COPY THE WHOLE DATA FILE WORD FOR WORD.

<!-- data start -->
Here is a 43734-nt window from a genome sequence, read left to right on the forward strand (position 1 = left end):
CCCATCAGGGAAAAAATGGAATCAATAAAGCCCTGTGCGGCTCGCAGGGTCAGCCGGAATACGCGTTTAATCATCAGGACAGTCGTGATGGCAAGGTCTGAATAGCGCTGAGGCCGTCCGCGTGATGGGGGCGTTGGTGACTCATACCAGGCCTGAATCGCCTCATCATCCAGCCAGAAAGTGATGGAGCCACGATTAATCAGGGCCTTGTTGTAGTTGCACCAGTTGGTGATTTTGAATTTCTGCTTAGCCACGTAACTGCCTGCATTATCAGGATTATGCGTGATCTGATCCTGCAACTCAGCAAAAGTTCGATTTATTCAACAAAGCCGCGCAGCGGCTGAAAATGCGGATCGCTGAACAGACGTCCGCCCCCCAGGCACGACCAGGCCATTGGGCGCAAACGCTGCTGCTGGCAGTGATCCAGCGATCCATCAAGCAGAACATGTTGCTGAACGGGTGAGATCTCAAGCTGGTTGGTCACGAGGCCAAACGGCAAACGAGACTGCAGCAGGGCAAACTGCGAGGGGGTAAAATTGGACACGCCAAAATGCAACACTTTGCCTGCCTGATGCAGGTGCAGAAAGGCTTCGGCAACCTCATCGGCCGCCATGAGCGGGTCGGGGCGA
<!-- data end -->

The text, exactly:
Here is a 43734-nt window from a genome sequence, read left to right on the forward strand (position 1 = left end):
CCCATCAGGGAAAAAATGGAATCAATAAAGCCCTGTGCGGCTCGCAGGGTCAGCCGGAATACGCGTTTAATCATCAGGACAGTCGTGATGGCAAGGTCTGAATAGCGCTGAGGCCGTCCGCGTGATGGGGGCGTTGGTGACTCATACCAGGCCTGAATCGCCTCATCATCCAGCCAGAAAGTGATGGAGCCACGATTAATCAGGGCCTTGTTGTAGTTGCACCAGTTGGTGATTTTGAATTTCTGCTTAGCCACGTAACTGCCTGCATTATCAGGATTATGCGTGATCTGATCCTGCAACTCAGCAAAAGTTCGATTTATTCAACAAAGCCGCGCAGCGGCTGAAAATGCGGATCGCTGAACAGACGTCCGCCCCCCAGGCACGACCAGGCCATTGGGCGCAAACGCTGCTGCTGGCAGTGATCCAGCGATCCATCAAGCAGAACATGTTGCTGAACGGGTGAGATCTCAAGCTGGTTGGTCACGAGGCCAAACGGCAAACGAGACTGCAGCAGGGCAAACTGCGAGGGGGTAAAATTGGACACGCCAAAATGCAACACTTTGCCTGCCTGATGCAGGTGCAGAAAGGCTTCGGCAACCTCATCGGCCGCCATGAGCGGGTCGGGGCGA